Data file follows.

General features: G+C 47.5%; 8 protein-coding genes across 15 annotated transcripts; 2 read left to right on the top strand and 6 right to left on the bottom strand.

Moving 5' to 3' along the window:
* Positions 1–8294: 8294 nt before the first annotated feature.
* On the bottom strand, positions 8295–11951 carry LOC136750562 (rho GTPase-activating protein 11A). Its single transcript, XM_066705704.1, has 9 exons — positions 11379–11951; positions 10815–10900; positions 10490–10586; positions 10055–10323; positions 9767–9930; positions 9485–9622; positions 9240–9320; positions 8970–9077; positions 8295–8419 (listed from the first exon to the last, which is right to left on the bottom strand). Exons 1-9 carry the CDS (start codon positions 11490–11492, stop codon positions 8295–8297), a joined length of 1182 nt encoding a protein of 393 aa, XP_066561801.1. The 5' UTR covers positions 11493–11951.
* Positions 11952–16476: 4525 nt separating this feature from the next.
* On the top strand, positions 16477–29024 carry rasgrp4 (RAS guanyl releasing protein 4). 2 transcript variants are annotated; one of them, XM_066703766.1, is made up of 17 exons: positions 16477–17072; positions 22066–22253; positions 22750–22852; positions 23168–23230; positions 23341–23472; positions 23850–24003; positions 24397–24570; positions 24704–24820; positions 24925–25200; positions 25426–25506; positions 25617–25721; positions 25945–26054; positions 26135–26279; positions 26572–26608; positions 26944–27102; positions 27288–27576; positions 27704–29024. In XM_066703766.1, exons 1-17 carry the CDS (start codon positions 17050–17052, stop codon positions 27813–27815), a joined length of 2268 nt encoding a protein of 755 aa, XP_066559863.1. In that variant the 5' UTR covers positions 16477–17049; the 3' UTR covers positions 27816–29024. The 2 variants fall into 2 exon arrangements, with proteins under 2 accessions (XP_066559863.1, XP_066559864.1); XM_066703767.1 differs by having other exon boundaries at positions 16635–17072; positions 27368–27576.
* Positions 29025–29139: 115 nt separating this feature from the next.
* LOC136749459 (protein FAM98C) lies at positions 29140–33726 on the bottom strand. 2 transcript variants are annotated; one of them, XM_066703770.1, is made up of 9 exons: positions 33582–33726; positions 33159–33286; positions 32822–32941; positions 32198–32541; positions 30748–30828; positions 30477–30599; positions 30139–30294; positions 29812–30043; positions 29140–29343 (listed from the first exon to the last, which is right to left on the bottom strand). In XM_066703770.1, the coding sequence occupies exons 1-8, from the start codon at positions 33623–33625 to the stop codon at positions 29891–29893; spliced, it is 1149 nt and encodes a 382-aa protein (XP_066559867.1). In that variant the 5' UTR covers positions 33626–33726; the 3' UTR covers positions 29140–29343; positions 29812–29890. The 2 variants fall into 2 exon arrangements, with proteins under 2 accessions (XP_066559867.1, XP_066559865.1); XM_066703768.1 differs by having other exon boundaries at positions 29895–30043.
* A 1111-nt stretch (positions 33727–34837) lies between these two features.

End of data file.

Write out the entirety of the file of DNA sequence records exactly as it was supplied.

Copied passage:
General features: G+C 47.5%; 8 protein-coding genes across 15 annotated transcripts; 2 read left to right on the top strand and 6 right to left on the bottom strand.

Moving 5' to 3' along the window:
* Positions 1–8294: 8294 nt before the first annotated feature.
* On the bottom strand, positions 8295–11951 carry LOC136750562 (rho GTPase-activating protein 11A). Its single transcript, XM_066705704.1, has 9 exons — positions 11379–11951; positions 10815–10900; positions 10490–10586; positions 10055–10323; positions 9767–9930; positions 9485–9622; positions 9240–9320; positions 8970–9077; positions 8295–8419 (listed from the first exon to the last, which is right to left on the bottom strand). Exons 1-9 carry the CDS (start codon positions 11490–11492, stop codon positions 8295–8297), a joined length of 1182 nt encoding a protein of 393 aa, XP_066561801.1. The 5' UTR covers positions 11493–11951.
* Positions 11952–16476: 4525 nt separating this feature from the next.
* On the top strand, positions 16477–29024 carry rasgrp4 (RAS guanyl releasing protein 4). 2 transcript variants are annotated; one of them, XM_066703766.1, is made up of 17 exons: positions 16477–17072; positions 22066–22253; positions 22750–22852; positions 23168–23230; positions 23341–23472; positions 23850–24003; positions 24397–24570; positions 24704–24820; positions 24925–25200; positions 25426–25506; positions 25617–25721; positions 25945–26054; positions 26135–26279; positions 26572–26608; positions 26944–27102; positions 27288–27576; positions 27704–29024. In XM_066703766.1, exons 1-17 carry the CDS (start codon positions 17050–17052, stop codon positions 27813–27815), a joined length of 2268 nt encoding a protein of 755 aa, XP_066559863.1. In that variant the 5' UTR covers positions 16477–17049; the 3' UTR covers positions 27816–29024. The 2 variants fall into 2 exon arrangements, with proteins under 2 accessions (XP_066559863.1, XP_066559864.1); XM_066703767.1 differs by having other exon boundaries at positions 16635–17072; positions 27368–27576.
* Positions 29025–29139: 115 nt separating this feature from the next.
* LOC136749459 (protein FAM98C) lies at positions 29140–33726 on the bottom strand. 2 transcript variants are annotated; one of them, XM_066703770.1, is made up of 9 exons: positions 33582–33726; positions 33159–33286; positions 32822–32941; positions 32198–32541; positions 30748–30828; positions 30477–30599; positions 30139–30294; positions 29812–30043; positions 29140–29343 (listed from the first exon to the last, which is right to left on the bottom strand). In XM_066703770.1, the coding sequence occupies exons 1-8, from the start codon at positions 33623–33625 to the stop codon at positions 29891–29893; spliced, it is 1149 nt and encodes a 382-aa protein (XP_066559867.1). In that variant the 5' UTR covers positions 33626–33726; the 3' UTR covers positions 29140–29343; positions 29812–29890. The 2 variants fall into 2 exon arrangements, with proteins under 2 accessions (XP_066559867.1, XP_066559865.1); XM_066703768.1 differs by having other exon boundaries at positions 29895–30043.
* A 1111-nt stretch (positions 33727–34837) lies between these two features.